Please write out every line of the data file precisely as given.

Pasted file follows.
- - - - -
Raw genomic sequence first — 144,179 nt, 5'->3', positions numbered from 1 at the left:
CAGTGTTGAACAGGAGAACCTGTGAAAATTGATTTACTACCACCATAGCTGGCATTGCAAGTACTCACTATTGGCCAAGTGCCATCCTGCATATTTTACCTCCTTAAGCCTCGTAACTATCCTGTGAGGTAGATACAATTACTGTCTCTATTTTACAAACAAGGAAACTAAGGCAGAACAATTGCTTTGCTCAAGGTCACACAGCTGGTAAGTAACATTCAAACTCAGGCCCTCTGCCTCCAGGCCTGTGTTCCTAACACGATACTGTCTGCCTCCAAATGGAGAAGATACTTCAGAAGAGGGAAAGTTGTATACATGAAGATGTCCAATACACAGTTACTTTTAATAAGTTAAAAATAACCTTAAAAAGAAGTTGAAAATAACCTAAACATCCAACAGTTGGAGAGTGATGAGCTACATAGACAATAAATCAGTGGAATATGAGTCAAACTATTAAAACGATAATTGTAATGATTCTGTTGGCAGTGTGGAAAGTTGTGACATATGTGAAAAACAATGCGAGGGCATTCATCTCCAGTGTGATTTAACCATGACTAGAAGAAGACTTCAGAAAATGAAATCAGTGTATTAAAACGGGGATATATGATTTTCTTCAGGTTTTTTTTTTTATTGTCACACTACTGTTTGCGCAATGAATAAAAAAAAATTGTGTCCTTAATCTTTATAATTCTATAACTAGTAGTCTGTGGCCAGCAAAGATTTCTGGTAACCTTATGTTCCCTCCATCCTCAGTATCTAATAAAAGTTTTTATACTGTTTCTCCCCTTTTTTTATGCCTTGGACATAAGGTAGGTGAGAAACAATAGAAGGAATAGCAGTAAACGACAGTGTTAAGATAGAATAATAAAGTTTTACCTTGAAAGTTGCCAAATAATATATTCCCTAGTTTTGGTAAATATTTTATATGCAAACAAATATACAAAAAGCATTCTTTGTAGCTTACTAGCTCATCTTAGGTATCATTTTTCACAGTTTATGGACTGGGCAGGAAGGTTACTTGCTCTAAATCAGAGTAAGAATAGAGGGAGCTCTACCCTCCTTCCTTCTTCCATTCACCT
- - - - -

Raw genomic sequence first — 144,179 nt, 5'->3', positions numbered from 1 at the left:
CAGTGTTGAACAGGAGAACCTGTGAAAATTGATTTACTACCACCATAGCTGGCATTGCAAGTACTCACTATTGGCCAAGTGCCATCCTGCATATTTTACCTCCTTAAGCCTCGTAACTATCCTGTGAGGTAGATACAATTACTGTCTCTATTTTACAAACAAGGAAACTAAGGCAGAACAATTGCTTTGCTCAAGGTCACACAGCTGGTAAGTAACATTCAAACTCAGGCCCTCTGCCTCCAGGCCTGTGTTCCTAACACGATACTGTCTGCCTCCAAATGGAGAAGATACTTCAGAAGAGGGAAAGTTGTATACATGAAGATGTCCAATACACAGTTACTTTTAATAAGTTAAAAATAACCTTAAAAAGAAGTTGAAAATAACCTAAACATCCAACAGTTGGAGAGTGATGAGCTACATAGACAATAAATCAGTGGAATATGAGTCAAACTATTAAAACGATAATTGTAATGATTCTGTTGGCAGTGTGGAAAGTTGTGACATATGTGAAAAACAATGCGAGGGCATTCATCTCCAGTGTGATTTAACCATGACTAGAAGAAGACTTCAGAAAATGAAATCAGTGTATTAAAACGGGGATATATGATTTTCTTCAGGTTTTTTTTTTTATTGTCACACTACTGTTTGCGCAATGAATAAAAAAAAATTGTGTCCTTAATCTTTATAATTCTATAACTAGTAGTCTGTGGCCAGCAAAGATTTCTGGTAACCTTATGTTCCCTCCATCCTCAGTATCTAATAAAAGTTTTTATACTGTTTCTCCCCTTTTTTTATGCCTTGGACATAAGGTAGGTGAGAAACAATAGAAGGAATAGCAGTAAACGACAGTGTTAAGATAGAATAATAAAGTTTTACCTTGAAAGTTGCCAAATAATATATTCCCTAGTTTTGGTAAATATTTTATATGCAAACAAATATACAAAAAGCATTCTTTGTAGCTTACTAGCTCATCTTAGGTATCATTTTTCACAGTTTATGGACTGGGCAGGAAGGTTACTTGCTCTAAATCAGAGTAAGAATAGAGGGAGCTCTACCCTCCTTCCTTCTTCCATTCACCT